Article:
In early 2009, the think tank POLIS together with Oxfam published a report warning that international coverage is likely to decrease under the new public service broadcasting regime being worked out in the U.K. And in 2008, the U.K. tabloid the Daily Mirror said as part of the latest round of job cuts they were abolishing the post of foreign editor altogether. Meanwhile, citizen journalists and NGOs have been rushing to fill the gap. The mainstream media, getting free filmed reports and words, often sees this as a win-win situation. This raises three key issues:
- Do these new entrants to humanitarian reporting mean that we are seeing more diverse stories being told and more diverse voices being heard? Does the fundamental logic of reporting change?
- Are viewers/readers aware of the potential blurring of the lines between aid agencies and the media when NGOs act as reporters?
- How are aid agencies being affected by citizen journalists acting increasingly as watchdogs?
-Glenda Cooper in When lines between NGO and news organization blur
The Nieman Journalism Lab has recently been publishing an intriguing series of articles exploring the relationship between the media, NGOs, and journalists, especially as more and more international and investigative journalism is produced, funded, and distributed initially or in cooperation with NGOs and charities. There’s much to read here, and I’ve only just started, but it’s a necessary conversation to have as news organizations drop foreign and investigative bureaus and turn to advocacy organizations for reporting. Be sure to check out all the articles:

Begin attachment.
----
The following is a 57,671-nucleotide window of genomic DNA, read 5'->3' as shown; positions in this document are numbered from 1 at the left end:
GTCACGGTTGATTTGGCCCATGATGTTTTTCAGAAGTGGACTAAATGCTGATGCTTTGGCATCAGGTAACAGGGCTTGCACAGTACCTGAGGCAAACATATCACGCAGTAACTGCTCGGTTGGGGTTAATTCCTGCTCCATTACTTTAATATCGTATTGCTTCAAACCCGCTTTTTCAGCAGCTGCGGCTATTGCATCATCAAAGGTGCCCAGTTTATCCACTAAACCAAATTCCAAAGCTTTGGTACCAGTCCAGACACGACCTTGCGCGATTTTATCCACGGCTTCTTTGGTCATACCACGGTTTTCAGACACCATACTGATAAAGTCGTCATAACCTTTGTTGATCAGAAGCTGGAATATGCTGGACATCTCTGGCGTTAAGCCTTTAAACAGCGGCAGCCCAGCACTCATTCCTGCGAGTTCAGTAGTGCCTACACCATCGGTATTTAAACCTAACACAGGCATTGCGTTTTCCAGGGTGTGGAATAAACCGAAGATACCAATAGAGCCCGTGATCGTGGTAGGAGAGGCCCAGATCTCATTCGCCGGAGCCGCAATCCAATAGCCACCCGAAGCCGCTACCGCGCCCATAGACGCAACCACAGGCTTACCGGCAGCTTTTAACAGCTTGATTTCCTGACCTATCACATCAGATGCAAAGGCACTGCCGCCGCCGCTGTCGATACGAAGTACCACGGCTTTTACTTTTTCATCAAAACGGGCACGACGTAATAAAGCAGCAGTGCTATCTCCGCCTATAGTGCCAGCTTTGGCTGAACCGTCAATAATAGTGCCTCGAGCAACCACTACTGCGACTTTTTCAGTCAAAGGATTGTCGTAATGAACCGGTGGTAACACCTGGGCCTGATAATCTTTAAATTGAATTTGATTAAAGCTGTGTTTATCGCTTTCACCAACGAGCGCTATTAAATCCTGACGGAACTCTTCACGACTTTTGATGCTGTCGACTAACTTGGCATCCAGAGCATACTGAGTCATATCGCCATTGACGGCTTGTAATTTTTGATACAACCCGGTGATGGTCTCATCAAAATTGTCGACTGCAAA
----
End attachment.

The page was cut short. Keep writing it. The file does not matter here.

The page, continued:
- NGOs as newsmakers: A new series on the evolving news ecosystem
- Kimberly Abbott: Working together, NGOs and journalists can create stronger international reporting
- Simon Cottle and David Nolan: How the media’s codes and rules influence the ways NGOs work
- Natalie Fenton: Has the Internet changed how NGOs work with established media? Not enough
- Saving us from noise that kills: NGOs as news coordinators in a networked public sphere
- Bringing NGO news into the mainstream: The case of OneWorld.net and Yahoo News
- Glenda Cooper: When lines between NGO and news organization blur
This is a touchy subject, because of the moral ambiguities inherent in partnerships between NGOs (which generally advocate particular agendas/causes) and journalists or journalism organizations (which strive for editorial independence and objectivity). In the past few years mainstream NGOs have been producing some stellar work. Medecins Sans Frontieres (Doctors Without Borders) has been producing strong photography, for instance, and VII recently partnered with the International Committee of the Red Cross for a compelling global documentary effort. A Developing Story chronicles more journalism produced by NGOs. Ultimately, I think the responsibility for journalistically-sound reporting funded by NGOs will rest on the shoulders of the journalists working with the NGOs, who must make sure that their reporting is a truthful representation of the subject being reported according to long-established rules of journalism ethics.